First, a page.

Interest (in rate)
A fee charged for borrowing money. Also refers to money that a financial institution may pay individuals for keeping their money in an account there (such as an interest-bearing savings account).
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If you’re considering borrowing from the available Glossary Term: equity in your home, you may wonder about the similarities and differences between a home equity loan and a home equity line of credit. Here’s a quick look at some of the key factors to consider.
A home equity line of credit is often used to cover various expenses that you may incur over an extended period of time, like ongoing home repair, tuition, or other necessary expenses.
With a home equity line of credit, you’ll get a line of credit that you can draw from as needed during the permitted draw period, which is generally 10 years. You’re typically allowed to borrow as little or as much as you like, up to the maximum limit of your credit line. Most lenders will provide you with options to easily access your credit line; for example, checks, online banking, and an access card that functions like a credit or debit card except that your purchases get charged to your home equity line of credit which is secured by your home.
Home equity lines of credit have a Glossary Term: variable interest rate. The rate is based on an index plus a margin and will vary with the index. Home equity lines of credit typically carry lower interest rates than home equity loans. Some home equity lines of credit have an option during the loan term to convert all or a portion of the outstanding variable rate balance to a fixed rate. Bank of America home equity lines of credit include this fixed-rate conversion option.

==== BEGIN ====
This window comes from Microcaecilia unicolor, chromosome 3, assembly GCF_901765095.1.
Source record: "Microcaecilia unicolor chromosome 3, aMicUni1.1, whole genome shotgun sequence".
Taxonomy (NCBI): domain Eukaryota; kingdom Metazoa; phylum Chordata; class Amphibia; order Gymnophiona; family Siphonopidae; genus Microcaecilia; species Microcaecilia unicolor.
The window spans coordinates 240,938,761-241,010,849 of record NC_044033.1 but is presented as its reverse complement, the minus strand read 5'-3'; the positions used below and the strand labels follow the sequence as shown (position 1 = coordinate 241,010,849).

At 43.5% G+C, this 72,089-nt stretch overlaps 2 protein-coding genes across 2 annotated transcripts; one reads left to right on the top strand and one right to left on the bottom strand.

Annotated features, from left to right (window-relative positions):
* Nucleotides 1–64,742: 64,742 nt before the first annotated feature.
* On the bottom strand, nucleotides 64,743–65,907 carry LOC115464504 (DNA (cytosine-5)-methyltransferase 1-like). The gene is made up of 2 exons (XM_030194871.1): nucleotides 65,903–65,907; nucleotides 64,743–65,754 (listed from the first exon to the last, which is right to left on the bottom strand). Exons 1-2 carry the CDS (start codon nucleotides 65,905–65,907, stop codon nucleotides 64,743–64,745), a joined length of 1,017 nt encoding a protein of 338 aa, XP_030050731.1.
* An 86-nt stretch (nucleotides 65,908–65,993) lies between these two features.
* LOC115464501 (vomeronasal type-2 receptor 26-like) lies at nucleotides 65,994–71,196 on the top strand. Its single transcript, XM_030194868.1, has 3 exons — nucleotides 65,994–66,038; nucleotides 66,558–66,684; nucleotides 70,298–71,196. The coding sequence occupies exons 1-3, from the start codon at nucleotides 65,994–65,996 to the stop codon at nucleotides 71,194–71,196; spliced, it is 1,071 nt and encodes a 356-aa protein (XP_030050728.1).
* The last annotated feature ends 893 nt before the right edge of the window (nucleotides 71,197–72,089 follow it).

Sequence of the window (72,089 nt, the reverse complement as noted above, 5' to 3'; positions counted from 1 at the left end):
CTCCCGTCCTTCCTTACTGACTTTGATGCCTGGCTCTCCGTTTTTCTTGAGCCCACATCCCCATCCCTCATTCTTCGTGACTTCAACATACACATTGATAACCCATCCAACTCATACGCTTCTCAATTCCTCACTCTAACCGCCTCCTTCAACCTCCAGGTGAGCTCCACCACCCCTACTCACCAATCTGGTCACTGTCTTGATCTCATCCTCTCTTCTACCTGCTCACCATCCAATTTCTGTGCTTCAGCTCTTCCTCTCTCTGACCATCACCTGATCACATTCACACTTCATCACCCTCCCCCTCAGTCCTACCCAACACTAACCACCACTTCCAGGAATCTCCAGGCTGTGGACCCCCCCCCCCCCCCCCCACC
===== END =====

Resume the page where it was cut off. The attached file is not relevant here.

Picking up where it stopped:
With a home equity line of credit, you may have the option to make monthly payments of interest only during the Glossary Term: draw period (which is generally 10 years), and then you’ll be obligated to pay principal plus interest during the repayment period (usually 15 years). You may also pay all or a portion of the principal, along with interest, during the draw period, usually without penalty. Paying down your principal during the draw period allows you to replenish the amount of available credit you have to borrow against. Regardless of how you decide to make your payments, you’ll only have to pay interest on the principal you’ve withdrawn from your credit line.